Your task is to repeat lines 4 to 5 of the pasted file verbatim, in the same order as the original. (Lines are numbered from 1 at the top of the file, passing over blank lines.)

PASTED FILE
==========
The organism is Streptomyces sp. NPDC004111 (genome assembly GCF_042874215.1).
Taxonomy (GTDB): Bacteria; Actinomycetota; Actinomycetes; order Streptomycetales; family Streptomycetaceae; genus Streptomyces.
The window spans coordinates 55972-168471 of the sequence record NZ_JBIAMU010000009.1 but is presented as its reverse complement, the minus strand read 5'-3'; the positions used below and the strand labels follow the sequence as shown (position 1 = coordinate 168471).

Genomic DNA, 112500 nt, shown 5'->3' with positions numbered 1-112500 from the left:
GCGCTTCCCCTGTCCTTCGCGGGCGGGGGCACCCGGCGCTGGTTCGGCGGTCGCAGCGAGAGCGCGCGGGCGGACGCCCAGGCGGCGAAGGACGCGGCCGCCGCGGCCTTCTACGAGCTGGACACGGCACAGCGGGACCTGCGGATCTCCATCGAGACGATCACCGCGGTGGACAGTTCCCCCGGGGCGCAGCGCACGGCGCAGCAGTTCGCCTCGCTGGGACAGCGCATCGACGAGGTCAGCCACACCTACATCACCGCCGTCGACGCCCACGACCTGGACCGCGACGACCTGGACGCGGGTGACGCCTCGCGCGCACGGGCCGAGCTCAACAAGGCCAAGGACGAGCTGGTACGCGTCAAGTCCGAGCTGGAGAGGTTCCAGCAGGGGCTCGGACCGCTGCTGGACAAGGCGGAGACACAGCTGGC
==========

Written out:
Genomic DNA, 112500 nt, shown 5'->3' with positions numbered 1-112500 from the left:
GCGCTTCCCCTGTCCTTCGCGGGCGGGGGCACCCGGCGCTGGTTCGGCGGTCGCAGCGAGAGCGCGCGGGCGGACGCCCAGGCGGCGAAGGACGCGGCCGCCGCGGCCTTCTACGAGCTGGACACGGCACAGCGGGACCTGCGGATCTCCATCGAGACGATCACCGCGGTGGACAGTTCCCCCGGGGCGCAGCGCACGGCGCAGCAGTTCGCCTCGCTGGGACAGCGCATCGACGAGGTCAGCCACACCTACATCACCGCCGTCGACGCCCACGACCTGGACCGCGACGACCTGGACGCGGGTGACGCCTCGCGCGCACGGGCCGAGCTCAACAAGGCCAAGGACGAGCTGGTACGCGTCAAGTCCGAGCTGGAGAGGTTCCAGCAGGGGCTCGGACCGCTGCTGGACAAGGCGGAGACACAGCTGGC